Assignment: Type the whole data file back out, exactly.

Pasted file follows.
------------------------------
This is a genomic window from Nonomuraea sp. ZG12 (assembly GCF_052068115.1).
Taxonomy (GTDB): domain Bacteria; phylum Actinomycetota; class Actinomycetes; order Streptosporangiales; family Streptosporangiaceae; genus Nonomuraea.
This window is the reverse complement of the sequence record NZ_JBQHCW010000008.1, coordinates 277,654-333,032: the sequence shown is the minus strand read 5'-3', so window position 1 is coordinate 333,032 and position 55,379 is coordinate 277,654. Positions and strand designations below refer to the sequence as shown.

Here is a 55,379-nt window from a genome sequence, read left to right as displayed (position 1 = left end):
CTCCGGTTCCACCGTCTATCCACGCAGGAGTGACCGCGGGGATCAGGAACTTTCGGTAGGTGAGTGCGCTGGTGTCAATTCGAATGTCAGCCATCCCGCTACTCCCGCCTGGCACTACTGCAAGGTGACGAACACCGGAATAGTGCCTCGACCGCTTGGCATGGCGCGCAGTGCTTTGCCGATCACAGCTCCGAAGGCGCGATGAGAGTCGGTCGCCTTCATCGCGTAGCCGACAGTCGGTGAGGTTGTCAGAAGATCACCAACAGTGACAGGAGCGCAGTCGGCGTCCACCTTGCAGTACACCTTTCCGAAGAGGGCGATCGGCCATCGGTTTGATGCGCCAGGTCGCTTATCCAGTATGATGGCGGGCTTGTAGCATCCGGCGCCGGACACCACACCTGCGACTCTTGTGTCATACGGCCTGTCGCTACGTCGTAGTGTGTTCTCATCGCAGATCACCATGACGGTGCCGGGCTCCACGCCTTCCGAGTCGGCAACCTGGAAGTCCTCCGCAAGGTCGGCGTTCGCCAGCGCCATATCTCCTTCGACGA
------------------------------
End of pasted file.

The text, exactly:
This is a genomic window from Nonomuraea sp. ZG12 (assembly GCF_052068115.1).
Taxonomy (GTDB): domain Bacteria; phylum Actinomycetota; class Actinomycetes; order Streptosporangiales; family Streptosporangiaceae; genus Nonomuraea.
This window is the reverse complement of the sequence record NZ_JBQHCW010000008.1, coordinates 277,654-333,032: the sequence shown is the minus strand read 5'-3', so window position 1 is coordinate 333,032 and position 55,379 is coordinate 277,654. Positions and strand designations below refer to the sequence as shown.

Here is a 55,379-nt window from a genome sequence, read left to right as displayed (position 1 = left end):
CTCCGGTTCCACCGTCTATCCACGCAGGAGTGACCGCGGGGATCAGGAACTTTCGGTAGGTGAGTGCGCTGGTGTCAATTCGAATGTCAGCCATCCCGCTACTCCCGCCTGGCACTACTGCAAGGTGACGAACACCGGAATAGTGCCTCGACCGCTTGGCATGGCGCGCAGTGCTTTGCCGATCACAGCTCCGAAGGCGCGATGAGAGTCGGTCGCCTTCATCGCGTAGCCGACAGTCGGTGAGGTTGTCAGAAGATCACCAACAGTGACAGGAGCGCAGTCGGCGTCCACCTTGCAGTACACCTTTCCGAAGAGGGCGATCGGCCATCGGTTTGATGCGCCAGGTCGCTTATCCAGTATGATGGCGGGCTTGTAGCATCCGGCGCCGGACACCACACCTGCGACTCTTGTGTCATACGGCCTGTCGCTACGTCGTAGTGTGTTCTCATCGCAGATCACCATGACGGTGCCGGGCTCCACGCCTTCCGAGTCGGCAACCTGGAAGTCCTCCGCAAGGTCGGCGTTCGCCAGCGCCATATCTCCTTCGACGA